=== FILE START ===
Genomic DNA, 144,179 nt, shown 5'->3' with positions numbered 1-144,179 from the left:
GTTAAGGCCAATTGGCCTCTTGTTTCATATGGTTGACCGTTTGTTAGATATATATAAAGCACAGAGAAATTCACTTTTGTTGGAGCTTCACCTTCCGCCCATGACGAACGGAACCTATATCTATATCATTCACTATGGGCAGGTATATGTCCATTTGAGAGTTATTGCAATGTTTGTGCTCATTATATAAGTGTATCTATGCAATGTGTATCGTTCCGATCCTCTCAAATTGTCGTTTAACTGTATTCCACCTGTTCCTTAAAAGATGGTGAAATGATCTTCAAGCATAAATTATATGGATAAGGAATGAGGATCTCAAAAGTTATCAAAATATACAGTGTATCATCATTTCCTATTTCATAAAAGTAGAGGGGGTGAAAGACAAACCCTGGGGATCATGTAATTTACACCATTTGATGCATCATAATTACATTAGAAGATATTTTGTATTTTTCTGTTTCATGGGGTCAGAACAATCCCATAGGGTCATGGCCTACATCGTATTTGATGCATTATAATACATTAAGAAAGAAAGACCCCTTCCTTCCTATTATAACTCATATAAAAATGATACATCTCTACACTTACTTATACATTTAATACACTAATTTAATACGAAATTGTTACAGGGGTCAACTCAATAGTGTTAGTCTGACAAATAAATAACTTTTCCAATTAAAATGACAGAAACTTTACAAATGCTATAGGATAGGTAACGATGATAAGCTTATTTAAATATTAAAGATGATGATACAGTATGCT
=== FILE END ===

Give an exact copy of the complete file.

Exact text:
Genomic DNA, 144,179 nt, shown 5'->3' with positions numbered 1-144,179 from the left:
GTTAAGGCCAATTGGCCTCTTGTTTCATATGGTTGACCGTTTGTTAGATATATATAAAGCACAGAGAAATTCACTTTTGTTGGAGCTTCACCTTCCGCCCATGACGAACGGAACCTATATCTATATCATTCACTATGGGCAGGTATATGTCCATTTGAGAGTTATTGCAATGTTTGTGCTCATTATATAAGTGTATCTATGCAATGTGTATCGTTCCGATCCTCTCAAATTGTCGTTTAACTGTATTCCACCTGTTCCTTAAAAGATGGTGAAATGATCTTCAAGCATAAATTATATGGATAAGGAATGAGGATCTCAAAAGTTATCAAAATATACAGTGTATCATCATTTCCTATTTCATAAAAGTAGAGGGGGTGAAAGACAAACCCTGGGGATCATGTAATTTACACCATTTGATGCATCATAATTACATTAGAAGATATTTTGTATTTTTCTGTTTCATGGGGTCAGAACAATCCCATAGGGTCATGGCCTACATCGTATTTGATGCATTATAATACATTAAGAAAGAAAGACCCCTTCCTTCCTATTATAACTCATATAAAAATGATACATCTCTACACTTACTTATACATTTAATACACTAATTTAATACGAAATTGTTACAGGGGTCAACTCAATAGTGTTAGTCTGACAAATAAATAACTTTTCCAATTAAAATGACAGAAACTTTACAAATGCTATAGGATAGGTAACGATGATAAGCTTATTTAAATATTAAAGATGATGATACAGTATGCT